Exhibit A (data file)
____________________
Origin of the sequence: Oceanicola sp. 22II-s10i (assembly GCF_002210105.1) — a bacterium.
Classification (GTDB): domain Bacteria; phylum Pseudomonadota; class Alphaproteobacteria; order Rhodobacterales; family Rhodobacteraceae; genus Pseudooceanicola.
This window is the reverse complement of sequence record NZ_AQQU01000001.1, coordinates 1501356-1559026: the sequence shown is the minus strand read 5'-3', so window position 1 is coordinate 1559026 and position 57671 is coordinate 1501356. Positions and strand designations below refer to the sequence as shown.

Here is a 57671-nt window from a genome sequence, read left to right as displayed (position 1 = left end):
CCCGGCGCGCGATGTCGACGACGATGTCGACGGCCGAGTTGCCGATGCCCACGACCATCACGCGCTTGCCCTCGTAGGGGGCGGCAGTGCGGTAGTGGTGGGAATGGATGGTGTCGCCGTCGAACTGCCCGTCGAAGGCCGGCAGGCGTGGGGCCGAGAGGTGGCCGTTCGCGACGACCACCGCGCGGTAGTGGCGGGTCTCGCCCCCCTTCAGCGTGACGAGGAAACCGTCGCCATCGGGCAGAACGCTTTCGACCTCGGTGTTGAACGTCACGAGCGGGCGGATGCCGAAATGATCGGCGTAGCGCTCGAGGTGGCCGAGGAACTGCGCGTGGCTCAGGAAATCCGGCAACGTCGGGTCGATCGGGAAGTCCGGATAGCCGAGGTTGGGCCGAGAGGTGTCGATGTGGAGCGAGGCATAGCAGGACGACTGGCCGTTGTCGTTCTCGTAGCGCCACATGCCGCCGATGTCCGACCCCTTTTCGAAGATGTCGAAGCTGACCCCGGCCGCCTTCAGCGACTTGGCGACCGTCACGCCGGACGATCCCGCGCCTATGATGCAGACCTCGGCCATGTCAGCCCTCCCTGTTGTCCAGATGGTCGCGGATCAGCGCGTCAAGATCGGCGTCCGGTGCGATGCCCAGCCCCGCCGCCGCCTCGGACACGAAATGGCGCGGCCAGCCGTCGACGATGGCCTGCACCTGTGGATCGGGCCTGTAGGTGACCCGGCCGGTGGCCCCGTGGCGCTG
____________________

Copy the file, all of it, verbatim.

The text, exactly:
Origin of the sequence: Oceanicola sp. 22II-s10i (assembly GCF_002210105.1) — a bacterium.
Classification (GTDB): domain Bacteria; phylum Pseudomonadota; class Alphaproteobacteria; order Rhodobacterales; family Rhodobacteraceae; genus Pseudooceanicola.
This window is the reverse complement of sequence record NZ_AQQU01000001.1, coordinates 1501356-1559026: the sequence shown is the minus strand read 5'-3', so window position 1 is coordinate 1559026 and position 57671 is coordinate 1501356. Positions and strand designations below refer to the sequence as shown.

Here is a 57671-nt window from a genome sequence, read left to right as displayed (position 1 = left end):
CCCGGCGCGCGATGTCGACGACGATGTCGACGGCCGAGTTGCCGATGCCCACGACCATCACGCGCTTGCCCTCGTAGGGGGCGGCAGTGCGGTAGTGGTGGGAATGGATGGTGTCGCCGTCGAACTGCCCGTCGAAGGCCGGCAGGCGTGGGGCCGAGAGGTGGCCGTTCGCGACGACCACCGCGCGGTAGTGGCGGGTCTCGCCCCCCTTCAGCGTGACGAGGAAACCGTCGCCATCGGGCAGAACGCTTTCGACCTCGGTGTTGAACGTCACGAGCGGGCGGATGCCGAAATGATCGGCGTAGCGCTCGAGGTGGCCGAGGAACTGCGCGTGGCTCAGGAAATCCGGCAACGTCGGGTCGATCGGGAAGTCCGGATAGCCGAGGTTGGGCCGAGAGGTGTCGATGTGGAGCGAGGCATAGCAGGACGACTGGCCGTTGTCGTTCTCGTAGCGCCACATGCCGCCGATGTCCGACCCCTTTTCGAAGATGTCGAAGCTGACCCCGGCCGCCTTCAGCGACTTGGCGACCGTCACGCCGGACGATCCCGCGCCTATGATGCAGACCTCGGCCATGTCAGCCCTCCCTGTTGTCCAGATGGTCGCGGATCAGCGCGTCAAGATCGGCGTCCGGTGCGATGCCCAGCCCCGCCGCCGCCTCGGACACGAAATGGCGCGGCCAGCCGTCGACGATGGCCTGCACCTGTGGATCGGGCCTGTAGGTGACCCGGCCGGTGGCCCCGTGGCGCTG